Estrogen, Serotonin, and Depression in Perimenopause
Did you know that there is a direct correlation between a woman’s estrogen levels and the serotonin levels in her brain? That is, when her estrogen levels rise, her serotonin levels rise. When her estrogen levels fall, her serotonin levels also fall, and that, ladies, is the basic crux of why many women suffer from depression and mood disorders during perimenopause.
Serotonin is the primary brain chemical which regulates mood. When serotonin levels are balanced, we sleep better. We feel secure and safe, mellow and relaxed, hopeful and optimistic, with a general sense of well-being. When serotonin levels are too low, we might feel agitated, irritable, unable to sleep well, and have carbohydrate, sugar, or alcohol cravings. We might also feel anxious and depressed.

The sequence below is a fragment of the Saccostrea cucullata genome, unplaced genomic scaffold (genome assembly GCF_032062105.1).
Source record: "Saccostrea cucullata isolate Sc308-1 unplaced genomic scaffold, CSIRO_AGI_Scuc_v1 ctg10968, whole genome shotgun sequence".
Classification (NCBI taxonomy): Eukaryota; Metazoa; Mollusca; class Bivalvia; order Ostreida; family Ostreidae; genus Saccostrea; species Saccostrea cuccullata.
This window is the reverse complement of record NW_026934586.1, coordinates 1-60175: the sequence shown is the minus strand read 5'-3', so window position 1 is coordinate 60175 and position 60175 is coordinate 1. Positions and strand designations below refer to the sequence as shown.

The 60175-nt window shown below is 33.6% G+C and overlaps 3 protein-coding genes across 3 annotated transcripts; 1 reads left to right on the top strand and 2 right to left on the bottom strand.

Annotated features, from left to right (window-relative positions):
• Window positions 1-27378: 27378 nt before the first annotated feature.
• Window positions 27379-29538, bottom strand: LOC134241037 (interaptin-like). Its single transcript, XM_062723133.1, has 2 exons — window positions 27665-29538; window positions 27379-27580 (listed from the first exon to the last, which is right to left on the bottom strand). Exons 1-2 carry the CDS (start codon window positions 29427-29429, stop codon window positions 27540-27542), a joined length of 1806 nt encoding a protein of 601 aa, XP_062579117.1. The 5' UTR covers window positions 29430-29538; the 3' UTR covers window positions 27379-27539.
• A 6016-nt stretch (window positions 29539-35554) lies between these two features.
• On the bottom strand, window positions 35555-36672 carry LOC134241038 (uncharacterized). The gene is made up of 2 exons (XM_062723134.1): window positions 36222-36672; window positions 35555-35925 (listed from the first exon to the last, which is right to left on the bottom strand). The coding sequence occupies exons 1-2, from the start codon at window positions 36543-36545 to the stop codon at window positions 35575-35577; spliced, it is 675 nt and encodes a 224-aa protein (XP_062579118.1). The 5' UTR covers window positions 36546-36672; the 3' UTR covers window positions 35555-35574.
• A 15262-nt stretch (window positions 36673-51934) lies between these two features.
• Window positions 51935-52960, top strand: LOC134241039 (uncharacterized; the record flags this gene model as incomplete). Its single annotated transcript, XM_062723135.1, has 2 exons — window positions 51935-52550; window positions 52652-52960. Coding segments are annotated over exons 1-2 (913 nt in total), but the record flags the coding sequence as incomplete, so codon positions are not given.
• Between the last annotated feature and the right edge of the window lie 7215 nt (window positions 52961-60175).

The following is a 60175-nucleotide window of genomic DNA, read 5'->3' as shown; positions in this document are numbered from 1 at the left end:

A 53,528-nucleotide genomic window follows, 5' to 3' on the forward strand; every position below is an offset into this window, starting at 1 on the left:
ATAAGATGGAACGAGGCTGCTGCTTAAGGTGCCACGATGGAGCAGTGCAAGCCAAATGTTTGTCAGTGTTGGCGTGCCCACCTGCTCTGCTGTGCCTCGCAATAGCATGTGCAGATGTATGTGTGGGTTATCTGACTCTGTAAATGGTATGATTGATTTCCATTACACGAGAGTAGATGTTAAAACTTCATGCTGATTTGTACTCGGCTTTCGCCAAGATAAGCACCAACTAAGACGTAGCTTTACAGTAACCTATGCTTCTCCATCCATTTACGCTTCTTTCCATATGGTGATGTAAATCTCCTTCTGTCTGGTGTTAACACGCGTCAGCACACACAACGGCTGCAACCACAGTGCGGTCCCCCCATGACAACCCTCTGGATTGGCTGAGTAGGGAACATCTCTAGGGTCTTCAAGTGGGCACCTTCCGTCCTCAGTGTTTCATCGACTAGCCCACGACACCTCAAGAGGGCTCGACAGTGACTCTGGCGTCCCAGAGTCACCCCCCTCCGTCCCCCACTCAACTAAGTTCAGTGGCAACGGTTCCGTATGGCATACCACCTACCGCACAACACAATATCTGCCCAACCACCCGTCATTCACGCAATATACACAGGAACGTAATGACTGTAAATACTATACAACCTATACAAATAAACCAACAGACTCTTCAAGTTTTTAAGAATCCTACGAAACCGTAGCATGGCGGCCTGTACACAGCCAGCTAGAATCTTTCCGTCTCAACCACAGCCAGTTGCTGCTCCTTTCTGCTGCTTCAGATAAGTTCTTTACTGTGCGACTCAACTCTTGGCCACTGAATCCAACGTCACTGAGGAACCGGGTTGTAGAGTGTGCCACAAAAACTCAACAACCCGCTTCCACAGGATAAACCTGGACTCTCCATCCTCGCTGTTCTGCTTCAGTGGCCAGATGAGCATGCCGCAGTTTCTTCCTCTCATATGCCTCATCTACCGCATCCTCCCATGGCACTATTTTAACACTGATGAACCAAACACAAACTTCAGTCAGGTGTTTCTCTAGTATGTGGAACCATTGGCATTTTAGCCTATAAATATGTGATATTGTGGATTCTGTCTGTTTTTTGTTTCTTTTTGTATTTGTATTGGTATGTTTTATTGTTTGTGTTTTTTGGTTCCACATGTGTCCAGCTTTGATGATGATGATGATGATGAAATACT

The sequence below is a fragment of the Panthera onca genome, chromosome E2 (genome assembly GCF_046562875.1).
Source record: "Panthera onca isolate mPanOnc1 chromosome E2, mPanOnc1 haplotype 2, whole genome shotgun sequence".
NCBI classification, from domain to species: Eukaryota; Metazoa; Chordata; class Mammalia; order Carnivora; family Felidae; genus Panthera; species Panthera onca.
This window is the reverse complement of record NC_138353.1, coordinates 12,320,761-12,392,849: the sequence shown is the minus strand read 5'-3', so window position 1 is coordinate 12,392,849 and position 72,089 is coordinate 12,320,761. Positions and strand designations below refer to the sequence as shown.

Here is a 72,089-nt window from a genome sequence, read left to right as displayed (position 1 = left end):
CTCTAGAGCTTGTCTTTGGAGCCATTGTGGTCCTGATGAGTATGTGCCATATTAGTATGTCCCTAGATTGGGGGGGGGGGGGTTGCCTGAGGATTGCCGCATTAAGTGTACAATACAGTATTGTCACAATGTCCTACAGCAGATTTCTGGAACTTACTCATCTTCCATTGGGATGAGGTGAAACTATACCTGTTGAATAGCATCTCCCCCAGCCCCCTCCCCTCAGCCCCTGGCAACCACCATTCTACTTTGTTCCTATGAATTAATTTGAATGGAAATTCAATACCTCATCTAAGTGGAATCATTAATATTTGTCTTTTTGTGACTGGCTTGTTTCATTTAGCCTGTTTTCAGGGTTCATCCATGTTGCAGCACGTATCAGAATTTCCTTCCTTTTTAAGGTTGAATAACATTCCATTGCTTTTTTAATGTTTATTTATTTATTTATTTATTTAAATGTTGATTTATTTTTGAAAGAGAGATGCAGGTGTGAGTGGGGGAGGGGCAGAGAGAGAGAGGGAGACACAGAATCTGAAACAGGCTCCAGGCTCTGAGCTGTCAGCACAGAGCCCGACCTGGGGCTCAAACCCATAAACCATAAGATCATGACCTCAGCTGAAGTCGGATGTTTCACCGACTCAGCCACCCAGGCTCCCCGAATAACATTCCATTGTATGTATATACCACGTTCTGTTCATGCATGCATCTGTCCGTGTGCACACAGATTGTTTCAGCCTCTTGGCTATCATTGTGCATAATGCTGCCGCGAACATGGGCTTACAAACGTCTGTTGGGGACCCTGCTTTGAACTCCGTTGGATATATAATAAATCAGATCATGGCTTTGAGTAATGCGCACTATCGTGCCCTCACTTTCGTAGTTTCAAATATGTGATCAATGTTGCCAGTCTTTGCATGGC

During perimenopause when estrogen and progesterone levels are rising and falling, so too are serotonin levels. Hence, depression and other mood related symptoms in perimenopause. And since antidepressants work by artificially raising serotonin levels in our brain, it’s easy to understand exactly why physicians give them to women suffering from depression in perimenopause.